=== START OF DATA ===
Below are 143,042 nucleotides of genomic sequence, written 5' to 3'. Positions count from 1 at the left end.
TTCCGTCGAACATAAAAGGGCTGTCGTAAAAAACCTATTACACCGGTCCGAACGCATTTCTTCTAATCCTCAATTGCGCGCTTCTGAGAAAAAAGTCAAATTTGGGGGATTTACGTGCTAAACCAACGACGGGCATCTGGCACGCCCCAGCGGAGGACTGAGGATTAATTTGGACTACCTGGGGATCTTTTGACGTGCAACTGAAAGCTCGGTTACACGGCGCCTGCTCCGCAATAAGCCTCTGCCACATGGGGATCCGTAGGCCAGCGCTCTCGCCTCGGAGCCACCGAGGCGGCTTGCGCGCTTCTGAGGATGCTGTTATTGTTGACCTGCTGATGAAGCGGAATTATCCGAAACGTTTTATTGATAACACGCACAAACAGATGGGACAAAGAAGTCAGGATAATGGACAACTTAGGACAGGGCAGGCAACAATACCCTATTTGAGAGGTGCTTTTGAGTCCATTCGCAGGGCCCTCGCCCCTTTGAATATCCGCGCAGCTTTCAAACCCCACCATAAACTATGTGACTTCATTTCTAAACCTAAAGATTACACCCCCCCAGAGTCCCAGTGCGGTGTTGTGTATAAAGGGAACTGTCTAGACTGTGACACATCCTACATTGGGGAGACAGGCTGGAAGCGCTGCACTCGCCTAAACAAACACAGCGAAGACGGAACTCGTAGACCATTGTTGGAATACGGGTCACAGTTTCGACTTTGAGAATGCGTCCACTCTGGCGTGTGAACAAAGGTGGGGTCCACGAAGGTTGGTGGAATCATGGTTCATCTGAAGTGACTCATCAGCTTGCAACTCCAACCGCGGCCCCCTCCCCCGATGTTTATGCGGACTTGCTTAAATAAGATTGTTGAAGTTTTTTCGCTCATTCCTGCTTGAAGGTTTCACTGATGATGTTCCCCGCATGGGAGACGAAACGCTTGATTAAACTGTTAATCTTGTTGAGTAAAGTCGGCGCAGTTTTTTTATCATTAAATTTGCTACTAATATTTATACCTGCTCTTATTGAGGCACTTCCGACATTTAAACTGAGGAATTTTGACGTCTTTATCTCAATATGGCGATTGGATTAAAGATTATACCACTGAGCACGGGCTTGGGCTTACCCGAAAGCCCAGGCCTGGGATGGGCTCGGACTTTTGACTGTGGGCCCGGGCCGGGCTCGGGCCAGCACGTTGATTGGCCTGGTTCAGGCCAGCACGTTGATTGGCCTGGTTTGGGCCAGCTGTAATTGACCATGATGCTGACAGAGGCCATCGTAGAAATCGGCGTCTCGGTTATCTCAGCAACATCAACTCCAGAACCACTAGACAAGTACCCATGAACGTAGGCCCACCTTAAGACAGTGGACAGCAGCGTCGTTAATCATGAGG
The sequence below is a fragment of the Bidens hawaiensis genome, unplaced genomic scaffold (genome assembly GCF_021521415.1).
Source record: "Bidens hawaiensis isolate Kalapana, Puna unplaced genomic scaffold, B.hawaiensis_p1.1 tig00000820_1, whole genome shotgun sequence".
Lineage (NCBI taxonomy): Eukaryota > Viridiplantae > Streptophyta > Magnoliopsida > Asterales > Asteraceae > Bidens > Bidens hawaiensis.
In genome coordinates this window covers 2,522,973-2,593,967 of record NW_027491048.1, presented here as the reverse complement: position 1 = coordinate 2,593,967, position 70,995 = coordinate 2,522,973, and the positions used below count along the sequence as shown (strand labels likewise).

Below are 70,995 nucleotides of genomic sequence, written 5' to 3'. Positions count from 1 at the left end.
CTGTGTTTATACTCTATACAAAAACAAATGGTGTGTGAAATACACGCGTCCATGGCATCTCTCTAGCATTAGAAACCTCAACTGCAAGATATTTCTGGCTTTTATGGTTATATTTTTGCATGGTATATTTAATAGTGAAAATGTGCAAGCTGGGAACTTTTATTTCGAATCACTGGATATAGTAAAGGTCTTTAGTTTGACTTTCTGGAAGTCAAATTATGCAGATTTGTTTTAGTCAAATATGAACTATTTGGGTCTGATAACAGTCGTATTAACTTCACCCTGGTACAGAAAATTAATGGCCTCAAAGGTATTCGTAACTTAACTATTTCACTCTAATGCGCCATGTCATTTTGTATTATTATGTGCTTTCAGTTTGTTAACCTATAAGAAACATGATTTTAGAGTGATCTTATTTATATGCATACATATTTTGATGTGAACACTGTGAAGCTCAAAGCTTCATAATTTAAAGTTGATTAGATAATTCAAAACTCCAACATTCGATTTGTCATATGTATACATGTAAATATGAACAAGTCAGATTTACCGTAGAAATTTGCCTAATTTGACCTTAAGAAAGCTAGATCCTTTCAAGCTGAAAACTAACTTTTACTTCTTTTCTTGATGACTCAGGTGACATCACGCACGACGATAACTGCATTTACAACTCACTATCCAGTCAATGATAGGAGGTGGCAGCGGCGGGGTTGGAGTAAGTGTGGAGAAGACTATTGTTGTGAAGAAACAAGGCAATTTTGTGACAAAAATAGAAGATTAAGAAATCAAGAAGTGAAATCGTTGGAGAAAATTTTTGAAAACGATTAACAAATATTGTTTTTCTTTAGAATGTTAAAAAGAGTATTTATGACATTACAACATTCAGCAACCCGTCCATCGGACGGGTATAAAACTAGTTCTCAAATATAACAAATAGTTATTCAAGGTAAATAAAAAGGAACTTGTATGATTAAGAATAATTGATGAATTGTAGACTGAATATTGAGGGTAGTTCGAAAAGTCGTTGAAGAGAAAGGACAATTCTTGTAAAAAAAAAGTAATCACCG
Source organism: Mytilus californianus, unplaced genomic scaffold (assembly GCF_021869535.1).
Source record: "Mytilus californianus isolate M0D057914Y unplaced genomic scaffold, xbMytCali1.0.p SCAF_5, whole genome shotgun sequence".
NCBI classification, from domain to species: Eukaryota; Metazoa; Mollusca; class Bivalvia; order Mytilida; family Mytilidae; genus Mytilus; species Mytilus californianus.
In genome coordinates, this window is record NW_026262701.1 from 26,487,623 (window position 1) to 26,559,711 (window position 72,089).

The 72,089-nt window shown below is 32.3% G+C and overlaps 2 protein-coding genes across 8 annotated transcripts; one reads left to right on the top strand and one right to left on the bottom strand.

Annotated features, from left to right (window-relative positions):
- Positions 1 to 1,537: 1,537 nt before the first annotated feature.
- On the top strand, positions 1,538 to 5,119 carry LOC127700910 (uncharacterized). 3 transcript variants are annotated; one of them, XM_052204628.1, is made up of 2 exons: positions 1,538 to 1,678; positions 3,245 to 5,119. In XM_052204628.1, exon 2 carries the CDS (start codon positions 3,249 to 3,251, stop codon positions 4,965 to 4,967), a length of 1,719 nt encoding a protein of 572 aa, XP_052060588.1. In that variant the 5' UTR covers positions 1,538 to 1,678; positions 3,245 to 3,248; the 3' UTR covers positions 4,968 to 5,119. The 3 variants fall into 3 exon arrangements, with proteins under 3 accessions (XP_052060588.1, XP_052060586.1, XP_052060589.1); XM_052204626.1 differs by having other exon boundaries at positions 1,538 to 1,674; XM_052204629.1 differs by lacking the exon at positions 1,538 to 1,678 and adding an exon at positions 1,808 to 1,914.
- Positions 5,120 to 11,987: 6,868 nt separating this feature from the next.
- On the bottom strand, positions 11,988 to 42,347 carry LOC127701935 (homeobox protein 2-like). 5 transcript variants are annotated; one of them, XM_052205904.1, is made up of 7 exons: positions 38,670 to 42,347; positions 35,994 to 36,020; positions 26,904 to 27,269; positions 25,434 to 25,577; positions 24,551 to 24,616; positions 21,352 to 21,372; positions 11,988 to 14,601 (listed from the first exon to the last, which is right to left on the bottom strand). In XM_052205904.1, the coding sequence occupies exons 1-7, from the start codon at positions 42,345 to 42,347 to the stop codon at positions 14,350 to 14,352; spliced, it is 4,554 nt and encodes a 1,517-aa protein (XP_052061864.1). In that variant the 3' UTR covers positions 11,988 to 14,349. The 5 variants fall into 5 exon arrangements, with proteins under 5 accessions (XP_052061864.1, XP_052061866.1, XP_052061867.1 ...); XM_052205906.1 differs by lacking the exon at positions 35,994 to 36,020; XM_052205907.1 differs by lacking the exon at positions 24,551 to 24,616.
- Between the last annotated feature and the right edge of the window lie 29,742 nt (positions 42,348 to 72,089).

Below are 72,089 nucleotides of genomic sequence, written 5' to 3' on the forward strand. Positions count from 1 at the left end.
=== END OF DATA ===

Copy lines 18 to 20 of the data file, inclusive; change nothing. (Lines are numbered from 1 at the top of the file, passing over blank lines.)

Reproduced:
- On the bottom strand, positions 11,988 to 42,347 carry LOC127701935 (homeobox protein 2-like). 5 transcript variants are annotated; one of them, XM_052205904.1, is made up of 7 exons: positions 38,670 to 42,347; positions 35,994 to 36,020; positions 26,904 to 27,269; positions 25,434 to 25,577; positions 24,551 to 24,616; positions 21,352 to 21,372; positions 11,988 to 14,601 (listed from the first exon to the last, which is right to left on the bottom strand). In XM_052205904.1, the coding sequence occupies exons 1-7, from the start codon at positions 42,345 to 42,347 to the stop codon at positions 14,350 to 14,352; spliced, it is 4,554 nt and encodes a 1,517-aa protein (XP_052061864.1). In that variant the 3' UTR covers positions 11,988 to 14,349. The 5 variants fall into 5 exon arrangements, with proteins under 5 accessions (XP_052061864.1, XP_052061866.1, XP_052061867.1 ...); XM_052205906.1 differs by lacking the exon at positions 35,994 to 36,020; XM_052205907.1 differs by lacking the exon at positions 24,551 to 24,616.
- Between the last annotated feature and the right edge of the window lie 29,742 nt (positions 42,348 to 72,089).

Below are 72,089 nucleotides of genomic sequence, written 5' to 3' on the forward strand. Positions count from 1 at the left end.